After three trains from Valkenburg, we arrived in Brussels. Our hotel, the Hotel Agora, was just a 2 minute walk from the Brussels Central railway station. This cute little 11 room hotel is in a building from the 1600’s but is thoroughly modern. However, they are not allowed to make major architectural changes and thus, there is not an elevator. The steep winding staircase to our third floor room would be a challenge for anyone who is mobility challenged – and was another reminder of why we need to pack lighter!
Like most European cities, Brussels has a grand main square – and this is definitely one of the ‘grandest’ of all. The Grand Place is the historic and geographic centre of the city; it was the town’s market square for 1000 years. The buildings surrounding the cobblestone square are most impressive. Dominating one side is the Hotel de Ville (Town Hall) with its 300 foot tower, topped by a golden statue of St Michael slaying a devil. Built in the 1400s, the building now hosts weddings – all Belgian marriages must first include a simple civil ceremony. Opposite the town hall is the ornate grey Maison du Roi (King’s House). This 800 year old structure has served as a bread market and the regional office for the Hapsburg empire of Charles V, and since the late 1800s has housed the city museum. The gilded ornate buildings that surround the square impart a uniquely medieval character. These former guild halls date from the late 17th century when they were all rebuilt after King Louis XIV’s troops tried to take down the spire, but missed it entirely while levelling everything else in sight!
The Grand Place is even more impressive when lit at night. And for the Christmas season, there was even a music and light show cast upon the building facades!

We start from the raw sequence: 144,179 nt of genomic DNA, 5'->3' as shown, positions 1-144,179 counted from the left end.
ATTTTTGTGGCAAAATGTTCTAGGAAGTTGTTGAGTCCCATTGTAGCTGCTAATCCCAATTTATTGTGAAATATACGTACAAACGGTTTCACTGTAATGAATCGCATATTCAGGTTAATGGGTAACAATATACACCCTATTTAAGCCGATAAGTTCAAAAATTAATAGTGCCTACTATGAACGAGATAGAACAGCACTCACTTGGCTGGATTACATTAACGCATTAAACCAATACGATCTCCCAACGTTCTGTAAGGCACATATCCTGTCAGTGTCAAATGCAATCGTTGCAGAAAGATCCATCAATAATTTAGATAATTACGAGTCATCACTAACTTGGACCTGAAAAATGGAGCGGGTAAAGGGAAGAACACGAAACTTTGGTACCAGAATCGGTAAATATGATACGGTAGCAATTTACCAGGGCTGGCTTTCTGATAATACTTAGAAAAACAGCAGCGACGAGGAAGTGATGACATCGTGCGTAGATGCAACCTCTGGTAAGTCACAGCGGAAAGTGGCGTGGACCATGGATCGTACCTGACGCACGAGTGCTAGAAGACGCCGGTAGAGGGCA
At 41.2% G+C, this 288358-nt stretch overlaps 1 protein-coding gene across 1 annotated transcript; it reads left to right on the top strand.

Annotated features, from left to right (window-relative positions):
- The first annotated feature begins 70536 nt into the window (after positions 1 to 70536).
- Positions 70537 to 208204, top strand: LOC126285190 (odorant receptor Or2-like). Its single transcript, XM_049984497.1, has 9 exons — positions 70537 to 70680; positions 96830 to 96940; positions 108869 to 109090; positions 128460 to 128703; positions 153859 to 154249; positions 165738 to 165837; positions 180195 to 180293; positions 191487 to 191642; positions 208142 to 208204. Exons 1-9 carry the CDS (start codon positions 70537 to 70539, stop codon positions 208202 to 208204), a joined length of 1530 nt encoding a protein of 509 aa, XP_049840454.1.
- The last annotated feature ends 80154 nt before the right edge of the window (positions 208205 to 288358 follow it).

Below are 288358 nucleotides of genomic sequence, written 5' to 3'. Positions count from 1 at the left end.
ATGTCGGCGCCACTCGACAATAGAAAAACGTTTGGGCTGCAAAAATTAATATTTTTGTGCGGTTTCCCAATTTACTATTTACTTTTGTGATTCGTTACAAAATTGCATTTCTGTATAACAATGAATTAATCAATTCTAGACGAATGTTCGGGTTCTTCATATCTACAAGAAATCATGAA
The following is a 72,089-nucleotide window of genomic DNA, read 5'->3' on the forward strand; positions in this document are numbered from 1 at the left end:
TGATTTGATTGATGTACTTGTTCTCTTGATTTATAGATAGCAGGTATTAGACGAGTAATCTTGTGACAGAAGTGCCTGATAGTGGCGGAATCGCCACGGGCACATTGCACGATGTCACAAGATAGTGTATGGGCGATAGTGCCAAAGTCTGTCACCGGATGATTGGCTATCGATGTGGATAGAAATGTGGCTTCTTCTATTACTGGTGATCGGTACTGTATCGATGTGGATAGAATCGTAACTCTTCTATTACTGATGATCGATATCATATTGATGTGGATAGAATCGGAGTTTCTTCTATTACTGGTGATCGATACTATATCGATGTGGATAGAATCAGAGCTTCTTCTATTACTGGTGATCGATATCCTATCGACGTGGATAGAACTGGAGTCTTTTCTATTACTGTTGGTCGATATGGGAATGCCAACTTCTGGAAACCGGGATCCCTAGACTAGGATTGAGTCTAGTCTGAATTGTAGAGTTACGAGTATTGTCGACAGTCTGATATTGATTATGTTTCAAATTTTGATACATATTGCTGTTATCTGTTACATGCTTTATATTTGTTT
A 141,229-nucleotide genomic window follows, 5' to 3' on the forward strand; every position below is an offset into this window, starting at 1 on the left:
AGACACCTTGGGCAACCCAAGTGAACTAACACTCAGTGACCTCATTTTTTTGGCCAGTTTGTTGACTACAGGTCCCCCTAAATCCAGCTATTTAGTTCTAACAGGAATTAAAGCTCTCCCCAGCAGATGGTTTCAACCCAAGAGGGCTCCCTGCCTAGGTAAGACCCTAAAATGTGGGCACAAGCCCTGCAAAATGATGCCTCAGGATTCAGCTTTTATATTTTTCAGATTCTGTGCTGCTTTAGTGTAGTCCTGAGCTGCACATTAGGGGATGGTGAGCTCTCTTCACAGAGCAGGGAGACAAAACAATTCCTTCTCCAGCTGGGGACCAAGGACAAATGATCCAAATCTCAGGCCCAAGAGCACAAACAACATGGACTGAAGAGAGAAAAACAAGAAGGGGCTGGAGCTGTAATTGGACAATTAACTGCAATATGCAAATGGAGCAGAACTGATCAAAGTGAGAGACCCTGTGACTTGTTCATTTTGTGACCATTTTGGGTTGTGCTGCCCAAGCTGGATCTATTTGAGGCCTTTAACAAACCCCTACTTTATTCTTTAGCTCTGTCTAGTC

The Christmas Market extends across the centre of the city and culminates in a grand stretch of wooden stalls and the giant Ferris Wheel. We were surprised to see some authentic Canadian wares for sale in a Quebec / Canada booth!
An interesting site was the Carousel – this certainly had the most unusual items on which to ride!
We enjoyed the food and drinks of Brussels – waffles, sausage in a baguette, Gluwein, and Belgian beer and meatballs!
The Manneken-Pis is a symbol of Brussels. This bronze statue of a little peeing boy is definitely underwhelming – built in 1619, the little lad is under two feet tall. He apparently has quite the wardrobe, but wasn’t in costume on our visit.
The Church of St Nicolas was rebuilt 300 years ago, although there has been a church on the site since the 12th century.
During the Christmas season, another light show happens hourly each evening – this show is cast upon the facade of the Church of Ste. Catherine.
The Galeries Royales St. Hubert was built in 1847 and is Europe’s oldest still-operating shopping mall. This glass-covered structure served as the model for many other shopping galleries in cities across Europe. Along the 233 yard arcade, you find hat, cane, glove and umbrella shops, some dating back as far as 1890. And of course, you find multitudes of chocolate shops (as on every street in the city). We did make up for our previous lack of chocolate purchases while in Brussels!
We quite enjoyed our short stay in Brussels – the Christmas Market and atmosphere was exactly what we were expecting (after the first evening when we missed the major part of the market and were somewhat disappointed). There appears to be a lot of things to see in greater Brussels and we would certainly consider returning to this ‘grand’ city.
Bev & Harvey